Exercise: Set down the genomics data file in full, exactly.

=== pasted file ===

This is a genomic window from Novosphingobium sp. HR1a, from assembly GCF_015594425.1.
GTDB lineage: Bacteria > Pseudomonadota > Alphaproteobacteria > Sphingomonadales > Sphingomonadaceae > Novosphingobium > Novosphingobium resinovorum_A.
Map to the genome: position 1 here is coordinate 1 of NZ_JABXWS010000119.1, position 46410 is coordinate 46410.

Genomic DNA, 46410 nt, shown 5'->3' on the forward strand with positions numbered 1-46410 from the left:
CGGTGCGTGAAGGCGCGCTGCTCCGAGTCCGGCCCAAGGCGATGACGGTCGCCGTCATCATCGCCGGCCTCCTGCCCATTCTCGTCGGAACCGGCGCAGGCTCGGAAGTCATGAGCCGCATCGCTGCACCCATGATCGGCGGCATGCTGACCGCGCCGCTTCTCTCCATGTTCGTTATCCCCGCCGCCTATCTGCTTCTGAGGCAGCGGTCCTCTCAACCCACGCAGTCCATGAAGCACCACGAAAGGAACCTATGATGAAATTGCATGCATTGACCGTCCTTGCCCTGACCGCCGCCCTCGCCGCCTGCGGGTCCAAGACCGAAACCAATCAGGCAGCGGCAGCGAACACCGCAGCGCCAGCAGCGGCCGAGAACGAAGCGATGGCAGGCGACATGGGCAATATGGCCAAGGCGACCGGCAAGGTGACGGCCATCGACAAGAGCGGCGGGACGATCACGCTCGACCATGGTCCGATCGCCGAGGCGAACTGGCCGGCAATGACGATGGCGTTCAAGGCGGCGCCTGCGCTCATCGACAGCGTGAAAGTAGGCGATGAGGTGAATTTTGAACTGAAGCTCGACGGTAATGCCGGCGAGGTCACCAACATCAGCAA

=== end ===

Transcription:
This is a genomic window from Novosphingobium sp. HR1a, from assembly GCF_015594425.1.
GTDB lineage: Bacteria > Pseudomonadota > Alphaproteobacteria > Sphingomonadales > Sphingomonadaceae > Novosphingobium > Novosphingobium resinovorum_A.
Map to the genome: position 1 here is coordinate 1 of NZ_JABXWS010000119.1, position 46410 is coordinate 46410.

Genomic DNA, 46410 nt, shown 5'->3' on the forward strand with positions numbered 1-46410 from the left:
CGGTGCGTGAAGGCGCGCTGCTCCGAGTCCGGCCCAAGGCGATGACGGTCGCCGTCATCATCGCCGGCCTCCTGCCCATTCTCGTCGGAACCGGCGCAGGCTCGGAAGTCATGAGCCGCATCGCTGCACCCATGATCGGCGGCATGCTGACCGCGCCGCTTCTCTCCATGTTCGTTATCCCCGCCGCCTATCTGCTTCTGAGGCAGCGGTCCTCTCAACCCACGCAGTCCATGAAGCACCACGAAAGGAACCTATGATGAAATTGCATGCATTGACCGTCCTTGCCCTGACCGCCGCCCTCGCCGCCTGCGGGTCCAAGACCGAAACCAATCAGGCAGCGGCAGCGAACACCGCAGCGCCAGCAGCGGCCGAGAACGAAGCGATGGCAGGCGACATGGGCAATATGGCCAAGGCGACCGGCAAGGTGACGGCCATCGACAAGAGCGGCGGGACGATCACGCTCGACCATGGTCCGATCGCCGAGGCGAACTGGCCGGCAATGACGATGGCGTTCAAGGCGGCGCCTGCGCTCATCGACAGCGTGAAAGTAGGCGATGAGGTGAATTTTGAACTGAAGCTCGACGGTAATGCCGGCGAGGTCACCAACATCAGCAA